In Possum Land the nights are fair,
the streams are fresh and clear;
no dust is in the moonlit air;
no traffic jars the ear.
With Possums gambolling overhead,
'neath western stars so grand,
Ah! would that we could make our bed
tonight in Possum Land.
This poem is in the public domain.
Henry Lawson (1867 - 1922) was born in New South Wales but moved to Sydney as a teenager. Deaf from the age of fourteen due to damage from an ear infection, he was an avid reader who began publishing poetry at the age of twenty. Henry wrote nonfiction and short stories as well as poetry, using Australia’s bush country and rural residents as a theme for much of his work; this focus earned him a reputation akin to some of America's "cowboy poets." One of Australia’s most celebrated writers during his lifetime, Henry’s chronic financial problems and alcohol abuse kept his personal life in turmoil, but he was much beloved by his countrymen, and his death was marked with a state funeral attended by thousands of mourners.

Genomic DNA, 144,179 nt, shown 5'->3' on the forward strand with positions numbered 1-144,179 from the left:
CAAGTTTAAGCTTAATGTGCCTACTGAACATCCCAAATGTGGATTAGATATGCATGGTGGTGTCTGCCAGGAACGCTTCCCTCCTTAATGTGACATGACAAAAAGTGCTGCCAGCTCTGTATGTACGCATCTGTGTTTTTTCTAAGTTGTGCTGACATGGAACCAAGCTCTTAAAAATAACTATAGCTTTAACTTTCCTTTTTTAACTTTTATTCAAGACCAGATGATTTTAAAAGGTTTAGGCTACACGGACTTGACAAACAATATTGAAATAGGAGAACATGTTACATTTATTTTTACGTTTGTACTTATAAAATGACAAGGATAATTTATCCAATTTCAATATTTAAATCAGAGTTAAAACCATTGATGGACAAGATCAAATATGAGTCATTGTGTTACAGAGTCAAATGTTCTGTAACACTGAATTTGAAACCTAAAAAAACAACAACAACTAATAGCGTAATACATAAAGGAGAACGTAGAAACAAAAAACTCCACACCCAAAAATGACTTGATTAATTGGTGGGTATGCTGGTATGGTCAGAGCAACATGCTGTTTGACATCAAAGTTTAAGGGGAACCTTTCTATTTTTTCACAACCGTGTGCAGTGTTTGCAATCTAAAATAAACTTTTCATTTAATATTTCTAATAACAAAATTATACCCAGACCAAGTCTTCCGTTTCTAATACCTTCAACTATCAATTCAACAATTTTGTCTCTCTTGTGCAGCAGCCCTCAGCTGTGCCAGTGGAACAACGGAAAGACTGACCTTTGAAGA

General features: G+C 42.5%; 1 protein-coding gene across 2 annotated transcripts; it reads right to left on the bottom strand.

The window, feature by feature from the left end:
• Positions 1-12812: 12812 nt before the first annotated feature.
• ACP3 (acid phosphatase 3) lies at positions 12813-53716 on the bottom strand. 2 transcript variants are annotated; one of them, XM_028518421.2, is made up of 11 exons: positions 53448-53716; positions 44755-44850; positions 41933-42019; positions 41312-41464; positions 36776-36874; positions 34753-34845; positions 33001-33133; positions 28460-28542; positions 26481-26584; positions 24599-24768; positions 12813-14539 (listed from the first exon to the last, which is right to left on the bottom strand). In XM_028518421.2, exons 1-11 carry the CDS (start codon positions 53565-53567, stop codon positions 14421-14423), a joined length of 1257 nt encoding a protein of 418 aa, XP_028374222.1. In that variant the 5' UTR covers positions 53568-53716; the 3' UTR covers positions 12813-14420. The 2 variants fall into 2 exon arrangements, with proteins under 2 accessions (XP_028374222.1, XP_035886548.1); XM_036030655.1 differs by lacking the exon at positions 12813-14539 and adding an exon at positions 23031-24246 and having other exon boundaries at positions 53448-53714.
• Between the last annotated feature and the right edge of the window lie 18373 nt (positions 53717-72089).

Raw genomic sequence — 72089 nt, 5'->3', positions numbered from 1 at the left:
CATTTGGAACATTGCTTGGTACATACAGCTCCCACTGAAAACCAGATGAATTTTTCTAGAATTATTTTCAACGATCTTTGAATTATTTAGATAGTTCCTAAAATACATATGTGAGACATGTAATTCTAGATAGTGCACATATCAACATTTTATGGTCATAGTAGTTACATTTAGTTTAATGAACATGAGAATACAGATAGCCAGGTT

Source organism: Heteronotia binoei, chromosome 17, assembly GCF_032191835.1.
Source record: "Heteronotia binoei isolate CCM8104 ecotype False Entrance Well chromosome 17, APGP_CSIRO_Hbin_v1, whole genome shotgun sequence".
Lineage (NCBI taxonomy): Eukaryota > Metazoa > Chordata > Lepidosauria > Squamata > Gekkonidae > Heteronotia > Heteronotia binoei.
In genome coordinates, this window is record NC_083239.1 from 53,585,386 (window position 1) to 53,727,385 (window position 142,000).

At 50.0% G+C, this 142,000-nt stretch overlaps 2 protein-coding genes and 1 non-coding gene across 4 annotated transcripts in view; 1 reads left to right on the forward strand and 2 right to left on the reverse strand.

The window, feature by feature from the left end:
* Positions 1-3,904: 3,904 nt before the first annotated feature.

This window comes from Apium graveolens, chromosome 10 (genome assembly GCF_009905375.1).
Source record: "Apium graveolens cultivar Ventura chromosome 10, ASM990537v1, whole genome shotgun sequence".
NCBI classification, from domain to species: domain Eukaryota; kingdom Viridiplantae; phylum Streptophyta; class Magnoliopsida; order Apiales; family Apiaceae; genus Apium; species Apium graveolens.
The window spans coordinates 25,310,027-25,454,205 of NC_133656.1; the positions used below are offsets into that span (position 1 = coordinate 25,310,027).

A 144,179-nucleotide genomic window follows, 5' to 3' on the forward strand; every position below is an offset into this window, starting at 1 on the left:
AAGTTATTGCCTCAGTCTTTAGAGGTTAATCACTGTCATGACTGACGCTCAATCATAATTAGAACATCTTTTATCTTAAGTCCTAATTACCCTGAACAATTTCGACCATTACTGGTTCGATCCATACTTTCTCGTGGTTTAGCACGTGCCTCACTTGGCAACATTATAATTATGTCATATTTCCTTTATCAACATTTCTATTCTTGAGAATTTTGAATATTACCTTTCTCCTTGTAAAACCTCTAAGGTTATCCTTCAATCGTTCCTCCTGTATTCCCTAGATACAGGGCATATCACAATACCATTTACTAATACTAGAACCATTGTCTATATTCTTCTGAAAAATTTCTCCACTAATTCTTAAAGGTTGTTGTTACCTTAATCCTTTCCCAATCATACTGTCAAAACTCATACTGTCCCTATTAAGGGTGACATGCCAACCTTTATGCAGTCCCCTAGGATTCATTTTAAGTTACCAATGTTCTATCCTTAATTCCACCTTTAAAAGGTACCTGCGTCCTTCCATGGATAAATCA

There's a symboism here I'm not completely grasping but I like the lilt and tempo of the piece.
Posted 03/02/2013 07:01 PM